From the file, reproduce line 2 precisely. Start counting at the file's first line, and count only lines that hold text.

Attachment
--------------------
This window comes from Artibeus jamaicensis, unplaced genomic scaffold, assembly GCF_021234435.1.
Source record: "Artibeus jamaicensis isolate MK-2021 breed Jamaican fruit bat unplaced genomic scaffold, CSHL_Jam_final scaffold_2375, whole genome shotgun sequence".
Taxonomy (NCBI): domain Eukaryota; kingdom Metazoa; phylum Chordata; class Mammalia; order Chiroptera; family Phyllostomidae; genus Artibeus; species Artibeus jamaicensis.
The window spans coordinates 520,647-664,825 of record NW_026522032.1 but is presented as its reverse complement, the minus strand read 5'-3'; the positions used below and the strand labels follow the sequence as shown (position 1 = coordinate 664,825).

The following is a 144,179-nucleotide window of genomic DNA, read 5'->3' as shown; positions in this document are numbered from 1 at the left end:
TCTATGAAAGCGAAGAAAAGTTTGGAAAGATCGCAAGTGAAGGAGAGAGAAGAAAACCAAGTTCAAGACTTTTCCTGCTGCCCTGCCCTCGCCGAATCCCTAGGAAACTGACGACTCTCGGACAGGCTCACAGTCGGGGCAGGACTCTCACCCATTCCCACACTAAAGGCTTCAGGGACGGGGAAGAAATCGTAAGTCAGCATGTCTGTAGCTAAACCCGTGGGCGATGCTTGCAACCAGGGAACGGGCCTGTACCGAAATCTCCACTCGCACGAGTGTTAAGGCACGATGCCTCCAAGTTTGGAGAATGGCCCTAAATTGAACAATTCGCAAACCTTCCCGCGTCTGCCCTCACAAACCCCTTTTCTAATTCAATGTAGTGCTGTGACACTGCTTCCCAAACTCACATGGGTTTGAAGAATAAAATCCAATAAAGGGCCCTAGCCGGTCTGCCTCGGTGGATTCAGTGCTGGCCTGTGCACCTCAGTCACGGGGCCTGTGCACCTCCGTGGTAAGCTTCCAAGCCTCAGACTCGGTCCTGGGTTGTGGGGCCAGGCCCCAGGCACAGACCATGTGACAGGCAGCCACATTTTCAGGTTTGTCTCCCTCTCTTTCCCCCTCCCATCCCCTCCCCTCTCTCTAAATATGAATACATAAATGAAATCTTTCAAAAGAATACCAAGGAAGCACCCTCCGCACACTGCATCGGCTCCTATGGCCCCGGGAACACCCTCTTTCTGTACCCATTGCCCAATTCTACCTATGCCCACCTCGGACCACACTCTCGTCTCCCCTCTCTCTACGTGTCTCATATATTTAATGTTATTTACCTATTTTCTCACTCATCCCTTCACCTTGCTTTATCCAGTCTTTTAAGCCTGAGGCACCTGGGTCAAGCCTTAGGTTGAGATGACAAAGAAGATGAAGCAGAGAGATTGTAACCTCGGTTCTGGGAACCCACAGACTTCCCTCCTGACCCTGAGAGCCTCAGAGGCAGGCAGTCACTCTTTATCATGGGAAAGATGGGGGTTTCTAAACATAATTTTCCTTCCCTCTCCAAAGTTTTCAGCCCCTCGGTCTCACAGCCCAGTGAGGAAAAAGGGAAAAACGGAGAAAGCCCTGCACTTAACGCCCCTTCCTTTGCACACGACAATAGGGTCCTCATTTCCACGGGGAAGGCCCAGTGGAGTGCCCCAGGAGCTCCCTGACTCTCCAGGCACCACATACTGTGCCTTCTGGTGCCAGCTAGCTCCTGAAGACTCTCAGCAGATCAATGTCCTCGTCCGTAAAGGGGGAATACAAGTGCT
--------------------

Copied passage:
Source record: "Artibeus jamaicensis isolate MK-2021 breed Jamaican fruit bat unplaced genomic scaffold, CSHL_Jam_final scaffold_2375, whole genome shotgun sequence".